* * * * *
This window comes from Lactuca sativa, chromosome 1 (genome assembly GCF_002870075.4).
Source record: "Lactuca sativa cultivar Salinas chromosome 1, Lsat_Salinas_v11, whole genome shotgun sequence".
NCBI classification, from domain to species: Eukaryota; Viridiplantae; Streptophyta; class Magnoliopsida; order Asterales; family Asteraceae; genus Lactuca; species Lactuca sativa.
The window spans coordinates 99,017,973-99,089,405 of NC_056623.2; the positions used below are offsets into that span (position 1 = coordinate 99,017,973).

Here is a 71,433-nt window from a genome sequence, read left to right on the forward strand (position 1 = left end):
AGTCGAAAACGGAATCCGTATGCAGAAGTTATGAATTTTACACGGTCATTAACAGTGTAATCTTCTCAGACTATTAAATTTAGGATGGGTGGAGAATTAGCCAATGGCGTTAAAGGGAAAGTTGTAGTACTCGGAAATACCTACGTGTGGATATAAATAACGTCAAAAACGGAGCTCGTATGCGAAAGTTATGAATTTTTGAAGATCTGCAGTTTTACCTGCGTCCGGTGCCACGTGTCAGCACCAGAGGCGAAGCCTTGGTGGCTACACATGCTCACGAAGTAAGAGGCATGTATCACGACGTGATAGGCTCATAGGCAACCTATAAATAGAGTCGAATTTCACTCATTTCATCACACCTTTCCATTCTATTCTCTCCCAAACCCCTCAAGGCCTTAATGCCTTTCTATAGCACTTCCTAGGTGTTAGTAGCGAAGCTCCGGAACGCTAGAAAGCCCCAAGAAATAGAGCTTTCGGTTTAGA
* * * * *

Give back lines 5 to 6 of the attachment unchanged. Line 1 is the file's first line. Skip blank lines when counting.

Here is a 71,433-nt window from a genome sequence, read left to right on the forward strand (position 1 = left end):
AGTCGAAAACGGAATCCGTATGCAGAAGTTATGAATTTTACACGGTCATTAACAGTGTAATCTTCTCAGACTATTAAATTTAGGATGGGTGGAGAATTAGCCAATGGCGTTAAAGGGAAAGTTGTAGTACTCGGAAATACCTACGTGTGGATATAAATAACGTCAAAAACGGAGCTCGTATGCGAAAGTTATGAATTTTTGAAGATCTGCAGTTTTACCTGCGTCCGGTGCCACGTGTCAGCACCAGAGGCGAAGCCTTGGTGGCTACACATGCTCACGAAGTAAGAGGCATGTATCACGACGTGATAGGCTCATAGGCAACCTATAAATAGAGTCGAATTTCACTCATTTCATCACACCTTTCCATTCTATTCTCTCCCAAACCCCTCAAGGCCTTAATGCCTTTCTATAGCACTTCCTAGGTGTTAGTAGCGAAGCTCCGGAACGCTAGAAAGCCCCAAGAAATAGAGCTTTCGGTTTAGA